Direction: Koji Hashimoto (U.S. scenes directed by R.J. Kizer)
Screenplay: Shuichi Nagahara (U.S. scenes written by Lisa Tomei)
Original Story: Tomoyuki Tanaka
Music: Reijiro Koroku
Special Effects: Teruyoshi Nakano
Producer: Tomoyuki Tanaka
In many ways, this remake/sequel to the 1954 Godzilla takes
the ship of everything that worked dramatically in the original and sinks it with an iron fist. The
much-criticized Americanization incurs part of the blame, but much of the fault
lies with the Japanese original.
In the first Godzilla, the “message” worked because it was largely
understated. For example, the monster itself remained mysterious – the
creature seemed to be part Odo Island monster-god, part prehistoric animal, part nuclear
metaphor. Its Tokyo tour-de-force was clearly a reenacting of the
bombings of Hiroshima and Nagasaki. This is reinforced by scenes showing a burned out Tokyo the day
after Godzilla’s carnage – the tableau over which the camera pans clearly
resembles Hiroshima after the atom bomb.
But nowhere in the original Godzilla – not even in the 1956 Americanization
– does anyone bluntly state that Godzilla is like a walking nuclear weapon,
much less that he is one. This concept is subtextual. It’s there, but it’s
never made explicit. Even the notion of Nature with a capital N striking back
in the form of Godzilla goes unstated.
Unfortunately, Godzilla 1985 bludgeons the viewer over the head with Godzilla’s atom
age significance. Professor Hayashida states that Godzilla is a “nuclear
weapon” that was created by civilization, that Godzilla is a “victim,” and that
“men are the only real monsters.” The Big G is also likened to a force of
nature, which is interesting, but the scientist also tells us, “The beast has a
purpose.” These expository moments fall flat – dead weights that are both
pompous and heavy-handed.
The Americanization doesn’t help matters any, what with Raymond Burr telling the
American general that we must “understand” Godzilla and “perhaps even try to communicate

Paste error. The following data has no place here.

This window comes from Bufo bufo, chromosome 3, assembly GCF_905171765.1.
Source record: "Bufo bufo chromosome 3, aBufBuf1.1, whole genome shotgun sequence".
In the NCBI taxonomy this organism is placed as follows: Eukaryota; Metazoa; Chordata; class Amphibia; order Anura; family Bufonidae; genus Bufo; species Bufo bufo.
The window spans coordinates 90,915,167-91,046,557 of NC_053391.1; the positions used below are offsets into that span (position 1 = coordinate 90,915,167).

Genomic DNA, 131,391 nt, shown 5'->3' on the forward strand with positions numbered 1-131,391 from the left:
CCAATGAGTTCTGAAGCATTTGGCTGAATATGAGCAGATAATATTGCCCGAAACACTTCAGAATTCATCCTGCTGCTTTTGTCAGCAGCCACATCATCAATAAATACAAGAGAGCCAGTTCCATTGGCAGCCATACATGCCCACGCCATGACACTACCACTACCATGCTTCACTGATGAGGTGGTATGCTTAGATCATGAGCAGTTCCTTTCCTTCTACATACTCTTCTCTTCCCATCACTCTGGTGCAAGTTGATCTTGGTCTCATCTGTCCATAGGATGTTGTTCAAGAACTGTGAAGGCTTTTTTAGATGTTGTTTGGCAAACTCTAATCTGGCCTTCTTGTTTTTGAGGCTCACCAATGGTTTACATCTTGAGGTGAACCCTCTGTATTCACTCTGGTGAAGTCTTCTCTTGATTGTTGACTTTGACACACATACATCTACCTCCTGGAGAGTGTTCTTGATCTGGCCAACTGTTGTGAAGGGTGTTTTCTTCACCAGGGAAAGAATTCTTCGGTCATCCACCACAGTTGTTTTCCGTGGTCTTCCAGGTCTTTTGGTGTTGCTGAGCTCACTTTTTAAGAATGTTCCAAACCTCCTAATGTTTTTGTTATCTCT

with him.” (Where are those monster talk interpreters the twin fairies of Mothra Island when
you really need them?)
Later, Burr delivers a hopelessly pretentious monologue spoken over the movie’s
closing scenes, stating among other things that Godzilla is “strangely innocent
and tragic.” (Innocent?) These sentiments are backed up by footage from
the Japanese film in which the Prime Minister and other officials weep as
Godzilla meets his fate in the fiery core of Mount Mihara. What
are they crying about, for kaiju’s sake? Godzilla probably killed at
least a few hundred people during his earlier trashing of Tokyo, and
none of his actions seemed the slightest sympathetic.
Of course, that is the movie’s main problem: telling instead of showing.
What we are shown is a ruthless radioactive monster that goes out of
its way to attack Tokyo. What we are told is that the Big G is
tragic, innocent, and victimized. The monster’s actions in the film play
counter to the fretting contentions of the main characters regarding Godzilla.
The story has other problems too. The characters discover that birds calling at a
certain frequency mesmerize Godzilla, so they set up a sound transmitter to
lure the monster into the volcanic Mount Mihari. As other reviewers have noted, this is like
something out of a fifties Grade-B sci-fi flick. It makes getting rid of
Godzilla amazingly simple, but it is perhaps the least satisfactory strategy of
defeating Godzilla to be found in any of the monster’s twenty-eight films.
(It’s also interesting to note that this means of luring Godzilla seems to have
been completely forgotten in the next six Heisei Big G movies.)
Even the film’s critique of the arms race during the Cold War era appears befuddled.